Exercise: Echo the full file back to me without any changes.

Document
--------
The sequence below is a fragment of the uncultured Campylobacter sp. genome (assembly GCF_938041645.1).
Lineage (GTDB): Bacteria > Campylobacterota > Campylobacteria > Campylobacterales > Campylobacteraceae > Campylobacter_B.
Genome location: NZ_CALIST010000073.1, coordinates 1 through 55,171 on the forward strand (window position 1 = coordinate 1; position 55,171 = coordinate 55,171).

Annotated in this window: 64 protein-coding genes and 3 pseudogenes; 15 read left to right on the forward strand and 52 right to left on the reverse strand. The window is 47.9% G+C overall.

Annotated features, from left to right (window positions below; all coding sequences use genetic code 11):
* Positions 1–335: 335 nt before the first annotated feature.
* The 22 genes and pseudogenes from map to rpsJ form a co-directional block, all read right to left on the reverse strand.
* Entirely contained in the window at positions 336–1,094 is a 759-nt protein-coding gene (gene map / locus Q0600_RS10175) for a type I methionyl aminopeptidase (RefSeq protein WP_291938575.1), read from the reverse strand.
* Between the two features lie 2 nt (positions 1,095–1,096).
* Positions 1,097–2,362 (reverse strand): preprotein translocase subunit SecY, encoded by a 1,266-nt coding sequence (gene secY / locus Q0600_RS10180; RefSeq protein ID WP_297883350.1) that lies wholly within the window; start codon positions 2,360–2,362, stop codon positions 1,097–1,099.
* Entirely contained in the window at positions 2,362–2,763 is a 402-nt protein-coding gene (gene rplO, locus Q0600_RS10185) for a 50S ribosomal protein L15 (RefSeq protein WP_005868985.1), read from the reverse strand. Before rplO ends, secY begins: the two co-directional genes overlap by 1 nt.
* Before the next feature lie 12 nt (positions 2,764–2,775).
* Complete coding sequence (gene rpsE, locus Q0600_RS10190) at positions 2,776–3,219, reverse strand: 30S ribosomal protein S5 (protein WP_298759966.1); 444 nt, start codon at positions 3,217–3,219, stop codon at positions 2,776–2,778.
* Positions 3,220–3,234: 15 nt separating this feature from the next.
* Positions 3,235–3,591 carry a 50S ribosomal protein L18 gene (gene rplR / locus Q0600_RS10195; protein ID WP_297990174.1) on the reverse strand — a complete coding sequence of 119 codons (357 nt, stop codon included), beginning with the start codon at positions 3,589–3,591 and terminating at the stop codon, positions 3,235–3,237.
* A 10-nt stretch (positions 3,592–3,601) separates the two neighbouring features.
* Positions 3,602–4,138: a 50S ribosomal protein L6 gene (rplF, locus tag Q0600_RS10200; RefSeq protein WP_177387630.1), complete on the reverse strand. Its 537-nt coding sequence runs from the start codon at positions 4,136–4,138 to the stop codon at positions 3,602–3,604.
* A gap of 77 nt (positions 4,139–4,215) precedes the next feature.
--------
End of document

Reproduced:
The sequence below is a fragment of the uncultured Campylobacter sp. genome (assembly GCF_938041645.1).
Lineage (GTDB): Bacteria > Campylobacterota > Campylobacteria > Campylobacterales > Campylobacteraceae > Campylobacter_B.
Genome location: NZ_CALIST010000073.1, coordinates 1 through 55,171 on the forward strand (window position 1 = coordinate 1; position 55,171 = coordinate 55,171).

Annotated in this window: 64 protein-coding genes and 3 pseudogenes; 15 read left to right on the forward strand and 52 right to left on the reverse strand. The window is 47.9% G+C overall.

Annotated features, from left to right (window positions below; all coding sequences use genetic code 11):
* Positions 1–335: 335 nt before the first annotated feature.
* The 22 genes and pseudogenes from map to rpsJ form a co-directional block, all read right to left on the reverse strand.
* Entirely contained in the window at positions 336–1,094 is a 759-nt protein-coding gene (gene map / locus Q0600_RS10175) for a type I methionyl aminopeptidase (RefSeq protein WP_291938575.1), read from the reverse strand.
* Between the two features lie 2 nt (positions 1,095–1,096).
* Positions 1,097–2,362 (reverse strand): preprotein translocase subunit SecY, encoded by a 1,266-nt coding sequence (gene secY / locus Q0600_RS10180; RefSeq protein ID WP_297883350.1) that lies wholly within the window; start codon positions 2,360–2,362, stop codon positions 1,097–1,099.
* Entirely contained in the window at positions 2,362–2,763 is a 402-nt protein-coding gene (gene rplO, locus Q0600_RS10185) for a 50S ribosomal protein L15 (RefSeq protein WP_005868985.1), read from the reverse strand. Before rplO ends, secY begins: the two co-directional genes overlap by 1 nt.
* Before the next feature lie 12 nt (positions 2,764–2,775).
* Complete coding sequence (gene rpsE, locus Q0600_RS10190) at positions 2,776–3,219, reverse strand: 30S ribosomal protein S5 (protein WP_298759966.1); 444 nt, start codon at positions 3,217–3,219, stop codon at positions 2,776–2,778.
* Positions 3,220–3,234: 15 nt separating this feature from the next.
* Positions 3,235–3,591 carry a 50S ribosomal protein L18 gene (gene rplR / locus Q0600_RS10195; protein ID WP_297990174.1) on the reverse strand — a complete coding sequence of 119 codons (357 nt, stop codon included), beginning with the start codon at positions 3,589–3,591 and terminating at the stop codon, positions 3,235–3,237.
* A 10-nt stretch (positions 3,592–3,601) separates the two neighbouring features.
* Positions 3,602–4,138: a 50S ribosomal protein L6 gene (rplF, locus tag Q0600_RS10200; RefSeq protein WP_177387630.1), complete on the reverse strand. Its 537-nt coding sequence runs from the start codon at positions 4,136–4,138 to the stop codon at positions 3,602–3,604.
* A gap of 77 nt (positions 4,139–4,215) precedes the next feature.